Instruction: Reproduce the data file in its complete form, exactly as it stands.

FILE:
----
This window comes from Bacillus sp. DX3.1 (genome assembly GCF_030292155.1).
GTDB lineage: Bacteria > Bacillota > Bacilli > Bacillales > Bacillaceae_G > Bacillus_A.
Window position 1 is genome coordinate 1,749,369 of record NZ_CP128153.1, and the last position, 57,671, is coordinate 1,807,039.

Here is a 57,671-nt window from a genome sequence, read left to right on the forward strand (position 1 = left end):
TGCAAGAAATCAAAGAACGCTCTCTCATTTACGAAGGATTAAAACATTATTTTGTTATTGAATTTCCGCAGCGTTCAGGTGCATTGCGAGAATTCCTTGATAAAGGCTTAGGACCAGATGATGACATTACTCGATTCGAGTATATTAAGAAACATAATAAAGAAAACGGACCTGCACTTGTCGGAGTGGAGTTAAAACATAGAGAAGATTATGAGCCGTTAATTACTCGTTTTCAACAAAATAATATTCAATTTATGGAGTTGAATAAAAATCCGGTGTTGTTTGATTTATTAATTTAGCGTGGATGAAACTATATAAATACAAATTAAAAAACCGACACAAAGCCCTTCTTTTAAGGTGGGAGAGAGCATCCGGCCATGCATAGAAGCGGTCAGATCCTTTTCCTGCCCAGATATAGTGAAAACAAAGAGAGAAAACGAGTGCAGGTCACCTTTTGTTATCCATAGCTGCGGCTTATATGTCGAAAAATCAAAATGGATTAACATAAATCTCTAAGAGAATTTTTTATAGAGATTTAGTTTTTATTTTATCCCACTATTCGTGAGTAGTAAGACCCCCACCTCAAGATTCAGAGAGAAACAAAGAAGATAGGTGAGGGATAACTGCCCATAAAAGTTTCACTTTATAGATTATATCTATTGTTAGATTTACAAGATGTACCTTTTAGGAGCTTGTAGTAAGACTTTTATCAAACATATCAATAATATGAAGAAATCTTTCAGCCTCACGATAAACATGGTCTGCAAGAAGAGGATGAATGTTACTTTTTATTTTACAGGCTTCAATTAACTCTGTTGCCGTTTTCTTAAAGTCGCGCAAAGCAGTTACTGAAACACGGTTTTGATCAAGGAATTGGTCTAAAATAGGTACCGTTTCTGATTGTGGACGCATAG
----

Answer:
This window comes from Bacillus sp. DX3.1 (genome assembly GCF_030292155.1).
GTDB lineage: Bacteria > Bacillota > Bacilli > Bacillales > Bacillaceae_G > Bacillus_A.
Window position 1 is genome coordinate 1,749,369 of record NZ_CP128153.1, and the last position, 57,671, is coordinate 1,807,039.

Here is a 57,671-nt window from a genome sequence, read left to right on the forward strand (position 1 = left end):
TGCAAGAAATCAAAGAACGCTCTCTCATTTACGAAGGATTAAAACATTATTTTGTTATTGAATTTCCGCAGCGTTCAGGTGCATTGCGAGAATTCCTTGATAAAGGCTTAGGACCAGATGATGACATTACTCGATTCGAGTATATTAAGAAACATAATAAAGAAAACGGACCTGCACTTGTCGGAGTGGAGTTAAAACATAGAGAAGATTATGAGCCGTTAATTACTCGTTTTCAACAAAATAATATTCAATTTATGGAGTTGAATAAAAATCCGGTGTTGTTTGATTTATTAATTTAGCGTGGATGAAACTATATAAATACAAATTAAAAAACCGACACAAAGCCCTTCTTTTAAGGTGGGAGAGAGCATCCGGCCATGCATAGAAGCGGTCAGATCCTTTTCCTGCCCAGATATAGTGAAAACAAAGAGAGAAAACGAGTGCAGGTCACCTTTTGTTATCCATAGCTGCGGCTTATATGTCGAAAAATCAAAATGGATTAACATAAATCTCTAAGAGAATTTTTTATAGAGATTTAGTTTTTATTTTATCCCACTATTCGTGAGTAGTAAGACCCCCACCTCAAGATTCAGAGAGAAACAAAGAAGATAGGTGAGGGATAACTGCCCATAAAAGTTTCACTTTATAGATTATATCTATTGTTAGATTTACAAGATGTACCTTTTAGGAGCTTGTAGTAAGACTTTTATCAAACATATCAATAATATGAAGAAATCTTTCAGCCTCACGATAAACATGGTCTGCAAGAAGAGGATGAATGTTACTTTTTATTTTACAGGCTTCAATTAACTCTGTTGCCGTTTTCTTAAAGTCGCGCAAAGCAGTTACTGAAACACGGTTTTGATCAAGGAATTGGTCTAAAATAGGTACCGTTTCTGATTGTGGACGCATAG